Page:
"Easy Ed" was just "Grandpa" to Nolan.
Ask Maryville University basketball’s star player about having a grandfather in the Naismith Memorial Basketball Hall of Fame, and Nolan Berry mentions Ed Macauley’s love for his family, followed by the former deacon’s dedication to his Catholic faith.
Only then does the 6-foot-10 center explain how his late grandfather’s advice helped him steer a frustrating college career back home in time for a special senior season.
Most of you know Macauley’s story. If you don’t, ask your parents. See their eyes light up as the memories return.
Berry’s grandfather was a basketball force. The willowy 6-foot-8 center had a killer hook shot, a sharp eye for assists and a dogged approach to defense. He led St. Louis University to the NIT title in 1948, back when the NIT actually mattered. He helped the St. Louis Hawks win their only NBA championship. He was an All-American, an Associated Press player of the year, a seven-time NBA All-Star, a homegrown legend.
He also was a grandfather to 17.
And one of those 17 grew up like Macauley, tall and shy and blessed with a body for basketball and an athleticism that defied it.
Macauley shared tips with the boy. He taught him some of the game’s finer points, such as how to sneak an agitating elbow into the ribs of an opponent during the jostle for a rebound. But Macauley’s most-repeated lines were much more fundamental.
“Shoot the ball more,” Berry recalled with a smile, before he confessed to passing up open layups in elementary school.
“As I started getting better, more confident in my skills, I started shooting more. He would always tell me, ‘More. More. You can score.’”
There was another piece of advice, a staple of the sport Berry would lose and find again after his 83-year-old grandfather died in 2011.
“He would tell me to have fun,” Berry said. “It sounds simple.”
Yet it was not long ago that basketball became a burden for Berry.
“Sitting out so many games, transferring, injuries,” Berry said. “It’s a tough feeling, just watching, wishing you could be out there. Wishing you could help your teammates. And knowing that you could — if you were out there, and if you were healthy.”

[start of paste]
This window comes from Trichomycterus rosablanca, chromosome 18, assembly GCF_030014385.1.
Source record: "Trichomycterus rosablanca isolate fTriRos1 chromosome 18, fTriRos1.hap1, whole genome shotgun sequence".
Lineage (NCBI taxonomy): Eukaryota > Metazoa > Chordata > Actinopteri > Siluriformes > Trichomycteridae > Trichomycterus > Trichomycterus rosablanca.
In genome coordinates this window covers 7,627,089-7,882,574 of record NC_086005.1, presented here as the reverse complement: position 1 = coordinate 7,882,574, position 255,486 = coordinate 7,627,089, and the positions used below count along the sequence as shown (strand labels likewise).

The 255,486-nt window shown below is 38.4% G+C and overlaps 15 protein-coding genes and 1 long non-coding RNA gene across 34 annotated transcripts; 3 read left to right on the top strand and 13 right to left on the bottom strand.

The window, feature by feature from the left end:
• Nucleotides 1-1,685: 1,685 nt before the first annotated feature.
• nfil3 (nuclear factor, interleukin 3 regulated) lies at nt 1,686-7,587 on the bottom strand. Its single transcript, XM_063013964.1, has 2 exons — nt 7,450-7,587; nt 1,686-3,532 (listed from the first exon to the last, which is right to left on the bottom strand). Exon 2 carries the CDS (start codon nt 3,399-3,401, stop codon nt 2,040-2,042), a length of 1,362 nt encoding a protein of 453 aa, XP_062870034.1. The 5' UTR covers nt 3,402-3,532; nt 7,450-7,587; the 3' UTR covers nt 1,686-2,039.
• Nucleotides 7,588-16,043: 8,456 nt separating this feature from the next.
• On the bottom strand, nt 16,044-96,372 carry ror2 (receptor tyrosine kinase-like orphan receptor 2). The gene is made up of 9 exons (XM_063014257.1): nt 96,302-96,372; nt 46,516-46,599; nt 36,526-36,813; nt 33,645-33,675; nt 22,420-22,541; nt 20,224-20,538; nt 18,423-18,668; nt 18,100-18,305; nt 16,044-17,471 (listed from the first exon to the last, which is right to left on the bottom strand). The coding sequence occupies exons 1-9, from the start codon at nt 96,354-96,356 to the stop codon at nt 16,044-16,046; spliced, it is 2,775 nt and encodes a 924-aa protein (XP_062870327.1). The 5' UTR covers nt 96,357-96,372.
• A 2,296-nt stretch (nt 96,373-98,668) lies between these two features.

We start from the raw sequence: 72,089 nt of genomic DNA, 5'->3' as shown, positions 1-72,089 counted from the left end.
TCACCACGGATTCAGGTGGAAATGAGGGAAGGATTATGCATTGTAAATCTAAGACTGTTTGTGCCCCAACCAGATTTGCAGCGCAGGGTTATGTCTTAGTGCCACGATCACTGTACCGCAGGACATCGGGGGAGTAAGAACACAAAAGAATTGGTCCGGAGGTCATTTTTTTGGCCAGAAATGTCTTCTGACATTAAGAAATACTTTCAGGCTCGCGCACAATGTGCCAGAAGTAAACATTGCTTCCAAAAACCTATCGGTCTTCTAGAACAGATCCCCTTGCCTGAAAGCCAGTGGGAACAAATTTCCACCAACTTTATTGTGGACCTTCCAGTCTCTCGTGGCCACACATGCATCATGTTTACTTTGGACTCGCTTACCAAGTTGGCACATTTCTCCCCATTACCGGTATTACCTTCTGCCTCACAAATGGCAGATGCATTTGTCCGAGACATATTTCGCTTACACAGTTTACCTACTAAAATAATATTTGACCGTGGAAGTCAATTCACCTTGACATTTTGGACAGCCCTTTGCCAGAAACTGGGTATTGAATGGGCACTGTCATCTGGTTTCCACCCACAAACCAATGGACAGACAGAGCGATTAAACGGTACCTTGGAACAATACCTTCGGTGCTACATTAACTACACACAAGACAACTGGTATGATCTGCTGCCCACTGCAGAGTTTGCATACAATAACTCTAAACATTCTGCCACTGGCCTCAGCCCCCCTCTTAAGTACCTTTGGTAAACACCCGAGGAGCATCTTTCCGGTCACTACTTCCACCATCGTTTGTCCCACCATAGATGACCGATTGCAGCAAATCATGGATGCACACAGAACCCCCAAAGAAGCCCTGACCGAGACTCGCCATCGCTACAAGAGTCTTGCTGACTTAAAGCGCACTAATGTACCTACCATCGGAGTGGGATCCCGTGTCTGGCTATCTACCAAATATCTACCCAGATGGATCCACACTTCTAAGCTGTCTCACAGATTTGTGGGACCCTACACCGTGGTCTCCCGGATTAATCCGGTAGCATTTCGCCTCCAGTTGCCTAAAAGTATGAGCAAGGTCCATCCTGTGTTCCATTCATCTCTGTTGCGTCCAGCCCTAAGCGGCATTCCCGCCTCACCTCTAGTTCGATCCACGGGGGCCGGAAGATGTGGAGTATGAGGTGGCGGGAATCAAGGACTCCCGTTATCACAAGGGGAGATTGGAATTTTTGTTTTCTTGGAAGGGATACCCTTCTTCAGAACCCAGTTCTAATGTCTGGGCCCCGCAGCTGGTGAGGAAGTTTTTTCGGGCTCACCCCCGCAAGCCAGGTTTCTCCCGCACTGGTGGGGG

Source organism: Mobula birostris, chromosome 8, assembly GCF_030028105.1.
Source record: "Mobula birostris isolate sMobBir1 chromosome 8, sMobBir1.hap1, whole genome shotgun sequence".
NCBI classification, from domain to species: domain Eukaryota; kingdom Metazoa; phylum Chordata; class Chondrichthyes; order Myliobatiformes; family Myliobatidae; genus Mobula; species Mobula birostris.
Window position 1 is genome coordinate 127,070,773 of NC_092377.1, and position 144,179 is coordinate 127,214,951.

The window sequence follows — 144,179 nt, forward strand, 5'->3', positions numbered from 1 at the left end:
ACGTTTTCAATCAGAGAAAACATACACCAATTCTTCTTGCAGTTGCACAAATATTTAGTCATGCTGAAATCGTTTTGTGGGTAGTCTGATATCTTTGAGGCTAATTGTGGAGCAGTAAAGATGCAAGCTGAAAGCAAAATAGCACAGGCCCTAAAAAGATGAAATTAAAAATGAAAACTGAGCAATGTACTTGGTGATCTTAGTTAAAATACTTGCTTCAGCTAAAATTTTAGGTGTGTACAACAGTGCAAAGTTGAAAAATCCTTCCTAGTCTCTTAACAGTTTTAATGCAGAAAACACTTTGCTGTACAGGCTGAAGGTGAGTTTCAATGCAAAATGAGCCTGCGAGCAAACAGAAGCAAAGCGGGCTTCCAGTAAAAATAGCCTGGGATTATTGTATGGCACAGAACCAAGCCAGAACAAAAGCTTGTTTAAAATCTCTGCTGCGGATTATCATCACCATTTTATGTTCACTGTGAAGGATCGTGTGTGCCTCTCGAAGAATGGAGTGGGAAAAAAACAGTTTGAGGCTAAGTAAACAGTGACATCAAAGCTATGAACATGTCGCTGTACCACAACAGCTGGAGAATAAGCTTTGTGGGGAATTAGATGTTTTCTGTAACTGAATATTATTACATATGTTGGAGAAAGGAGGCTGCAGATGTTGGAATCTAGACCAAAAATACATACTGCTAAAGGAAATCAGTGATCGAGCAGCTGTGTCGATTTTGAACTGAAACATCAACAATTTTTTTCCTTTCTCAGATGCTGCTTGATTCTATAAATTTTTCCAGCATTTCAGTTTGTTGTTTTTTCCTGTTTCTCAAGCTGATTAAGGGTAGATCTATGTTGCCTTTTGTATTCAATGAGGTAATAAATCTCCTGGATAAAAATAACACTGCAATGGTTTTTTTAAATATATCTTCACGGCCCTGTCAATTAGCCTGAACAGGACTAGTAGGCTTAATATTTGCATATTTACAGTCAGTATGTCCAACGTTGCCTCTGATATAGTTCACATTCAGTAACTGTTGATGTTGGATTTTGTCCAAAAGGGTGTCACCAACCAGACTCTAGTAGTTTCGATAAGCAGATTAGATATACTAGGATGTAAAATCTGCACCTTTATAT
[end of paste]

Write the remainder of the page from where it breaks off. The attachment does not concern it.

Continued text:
Berry, a two-time first team Post-Dispatch All-Metro pick, had conquered his fear of shooting by the time he signed to play for Brad Stevens’ Butler team before the 2013-14 season. The notion of not playing for the coach who sat beneath the basket for his summer league games was not a fear the prized recruit knew he should have. But Stevens bolted for the Boston Celtics, the team Macauley spent six seasons with, and Berry joined the group of Bulldogs who transferred.
UC Davis was supposed to be a fresh start, a better fit. Aggies coach Jim Les told reporters that Berry had “NBA potential.” But after Berry sat out the 2014-15 season to satisfy NCAA rules, a tweaked knee turned into something more serious. The knee issue flared into a hip issue. Berry had gained weight, which complicated things. A school official told the Davis Enterprise that Berry continuing to play in college looked “doubtful.” His college career was in jeopardy after a grand total of 28 games between two schools. He had averaged 4.5 points and 2.3 rebounds.
Berry found himself in a strange place, and we are not talking about California. He missed home, specifically his mom’s spaghetti with meat sauce. But this was more than just that. Basketball was no longer fun.
“I needed to come back home and re-start, refresh, focus on myself, my body,” Berry said. “I needed to get into the best shape I could, get healthy and dive back in. I needed to fall back in love with basketball.”
He finally found the fit he longed for at the Division II school in his hometown.
Now look at him.
He is averaging team-highs in points (18.5 a game), rebounds (9.9) and field-goal percentage (65.8). In 14 games, the versatile big man has scored 30-plus points twice. He had an 18-rebound game. He had a five-assist game. His double-double count is up to six. He hung 15 points and 10 rebounds on Miami (Ohio) in an exhibition upset of the Division I opponent, and he hasn’t stopped since.
Did I mention he can shoot? Like, really shoot. Berry has swished 10 of his 16 3-point attempts.
“He has such a good feel for the game,” Saints coach Marc Stricker said. “He knows when to pick and pop, or roll. He knows when to flash from the block to the elbow and relieve a guard of pressure. He knows when to catch it and quickly spin on the baseline. He understands spacing, timing, ball movement.”
The coach paused.
“He plays the game like a pro.”
Maryville, 11-3, is up to something. The Saints won 10 of their first 12 games. They have not lost a home game.
Berry’s parents are in the stands. His friends are flocking to see him play. Scouts have him on their radar, and they are wondering what kind of splash he could make in the NBA’s development league, or overseas.
“The journey, my whole college career, has led me to a place where I can thrive here,” Berry said. “I don’t think I would change it for anything. It’s kind of made me who I am.”
Since Berry started playing basketball, he has heard from strangers who know his family history.
“You play just like your grandpa,” some have said.
Those comments mean more now. It matters, playing in a place where Macauley’s legacy resonates. Part of that legacy was instilling in a grandson the importance of loving the game that’s in his blood.
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